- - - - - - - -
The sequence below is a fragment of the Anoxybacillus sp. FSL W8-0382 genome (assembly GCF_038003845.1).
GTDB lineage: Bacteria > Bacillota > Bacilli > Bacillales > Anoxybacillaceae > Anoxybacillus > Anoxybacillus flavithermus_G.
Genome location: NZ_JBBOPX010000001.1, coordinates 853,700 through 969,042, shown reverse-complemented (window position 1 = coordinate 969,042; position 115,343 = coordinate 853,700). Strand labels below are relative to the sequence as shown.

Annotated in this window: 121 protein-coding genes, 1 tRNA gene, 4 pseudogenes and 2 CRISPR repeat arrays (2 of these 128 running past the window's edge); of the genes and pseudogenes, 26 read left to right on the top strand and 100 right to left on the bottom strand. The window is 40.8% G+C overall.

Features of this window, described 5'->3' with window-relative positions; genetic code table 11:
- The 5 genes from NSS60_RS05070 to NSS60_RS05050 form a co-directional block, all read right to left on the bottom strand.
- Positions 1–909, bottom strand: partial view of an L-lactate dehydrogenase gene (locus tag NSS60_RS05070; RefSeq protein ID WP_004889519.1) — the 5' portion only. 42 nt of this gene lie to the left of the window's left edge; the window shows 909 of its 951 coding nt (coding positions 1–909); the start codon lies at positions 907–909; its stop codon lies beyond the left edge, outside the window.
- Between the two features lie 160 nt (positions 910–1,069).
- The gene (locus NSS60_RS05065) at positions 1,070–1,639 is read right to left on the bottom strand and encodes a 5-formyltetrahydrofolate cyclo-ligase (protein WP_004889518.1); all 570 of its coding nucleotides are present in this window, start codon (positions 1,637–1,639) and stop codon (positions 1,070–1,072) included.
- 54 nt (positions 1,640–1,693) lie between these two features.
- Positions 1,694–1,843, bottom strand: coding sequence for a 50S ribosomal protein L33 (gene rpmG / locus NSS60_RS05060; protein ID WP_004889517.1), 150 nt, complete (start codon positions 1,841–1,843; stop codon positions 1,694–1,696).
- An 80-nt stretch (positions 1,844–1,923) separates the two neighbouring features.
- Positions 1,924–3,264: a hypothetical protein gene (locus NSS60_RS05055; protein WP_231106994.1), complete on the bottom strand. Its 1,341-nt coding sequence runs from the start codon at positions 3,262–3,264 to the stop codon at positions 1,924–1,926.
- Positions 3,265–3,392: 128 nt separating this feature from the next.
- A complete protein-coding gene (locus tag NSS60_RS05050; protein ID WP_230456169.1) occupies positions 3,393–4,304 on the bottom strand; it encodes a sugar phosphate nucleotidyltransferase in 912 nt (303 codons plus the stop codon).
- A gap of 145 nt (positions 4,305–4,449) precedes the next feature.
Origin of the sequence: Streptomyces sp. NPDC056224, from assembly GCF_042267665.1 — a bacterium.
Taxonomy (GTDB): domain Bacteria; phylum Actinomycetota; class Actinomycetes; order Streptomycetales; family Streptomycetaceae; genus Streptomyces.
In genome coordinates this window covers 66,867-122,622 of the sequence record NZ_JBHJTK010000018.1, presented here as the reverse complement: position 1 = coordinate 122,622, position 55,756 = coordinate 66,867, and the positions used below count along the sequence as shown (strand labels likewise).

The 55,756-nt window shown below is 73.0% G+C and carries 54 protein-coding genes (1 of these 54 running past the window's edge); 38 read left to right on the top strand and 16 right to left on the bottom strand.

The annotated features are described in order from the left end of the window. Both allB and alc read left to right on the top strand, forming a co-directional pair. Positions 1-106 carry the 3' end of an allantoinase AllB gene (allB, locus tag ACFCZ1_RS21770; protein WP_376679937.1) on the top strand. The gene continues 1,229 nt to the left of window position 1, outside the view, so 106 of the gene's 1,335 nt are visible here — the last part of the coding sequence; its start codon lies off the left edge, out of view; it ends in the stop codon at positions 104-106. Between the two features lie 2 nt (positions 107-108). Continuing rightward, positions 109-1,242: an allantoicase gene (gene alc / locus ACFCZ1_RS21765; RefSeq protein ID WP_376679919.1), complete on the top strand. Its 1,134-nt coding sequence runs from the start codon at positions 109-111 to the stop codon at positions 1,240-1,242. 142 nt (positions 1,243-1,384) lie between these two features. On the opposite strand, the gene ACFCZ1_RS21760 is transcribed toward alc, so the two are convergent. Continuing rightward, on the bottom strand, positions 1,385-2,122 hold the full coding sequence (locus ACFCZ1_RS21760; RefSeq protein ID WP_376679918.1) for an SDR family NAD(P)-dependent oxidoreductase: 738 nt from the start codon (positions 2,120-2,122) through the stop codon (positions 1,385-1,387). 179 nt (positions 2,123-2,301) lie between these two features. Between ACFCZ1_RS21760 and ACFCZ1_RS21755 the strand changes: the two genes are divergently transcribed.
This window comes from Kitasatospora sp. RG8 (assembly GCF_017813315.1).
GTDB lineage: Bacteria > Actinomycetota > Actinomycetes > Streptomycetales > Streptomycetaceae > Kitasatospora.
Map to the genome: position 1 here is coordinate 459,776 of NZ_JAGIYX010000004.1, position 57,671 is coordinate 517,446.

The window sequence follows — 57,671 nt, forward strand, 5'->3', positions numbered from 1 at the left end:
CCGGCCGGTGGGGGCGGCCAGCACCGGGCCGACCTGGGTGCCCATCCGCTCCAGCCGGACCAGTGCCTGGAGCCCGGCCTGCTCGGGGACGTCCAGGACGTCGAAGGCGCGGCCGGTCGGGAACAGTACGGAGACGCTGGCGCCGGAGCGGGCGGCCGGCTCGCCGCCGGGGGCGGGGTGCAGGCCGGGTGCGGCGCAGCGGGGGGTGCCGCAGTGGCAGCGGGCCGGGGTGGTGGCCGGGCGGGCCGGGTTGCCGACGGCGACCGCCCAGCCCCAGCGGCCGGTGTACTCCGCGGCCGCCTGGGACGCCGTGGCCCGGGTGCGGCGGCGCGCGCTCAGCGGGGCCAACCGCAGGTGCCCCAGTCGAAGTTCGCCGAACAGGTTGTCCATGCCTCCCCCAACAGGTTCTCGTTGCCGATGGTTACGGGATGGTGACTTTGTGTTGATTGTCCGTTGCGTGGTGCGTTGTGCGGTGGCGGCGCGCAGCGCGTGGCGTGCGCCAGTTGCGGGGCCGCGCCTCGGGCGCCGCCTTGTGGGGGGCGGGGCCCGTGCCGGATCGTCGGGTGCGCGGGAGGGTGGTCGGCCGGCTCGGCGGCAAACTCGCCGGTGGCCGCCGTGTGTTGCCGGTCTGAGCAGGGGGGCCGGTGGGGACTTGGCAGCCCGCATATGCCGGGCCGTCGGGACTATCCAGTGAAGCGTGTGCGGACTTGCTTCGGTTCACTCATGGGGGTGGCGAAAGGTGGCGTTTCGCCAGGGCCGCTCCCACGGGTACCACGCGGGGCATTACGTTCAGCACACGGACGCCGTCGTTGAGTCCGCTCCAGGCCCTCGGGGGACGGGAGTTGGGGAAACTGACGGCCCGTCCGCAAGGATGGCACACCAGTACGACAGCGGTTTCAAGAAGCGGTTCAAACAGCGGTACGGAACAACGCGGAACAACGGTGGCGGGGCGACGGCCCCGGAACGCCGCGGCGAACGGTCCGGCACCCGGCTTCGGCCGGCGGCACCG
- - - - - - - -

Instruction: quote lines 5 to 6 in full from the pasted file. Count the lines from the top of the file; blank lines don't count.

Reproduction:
Features of this window, described 5'->3' with window-relative positions; genetic code table 11:
- The 5 genes from NSS60_RS05070 to NSS60_RS05050 form a co-directional block, all read right to left on the bottom strand.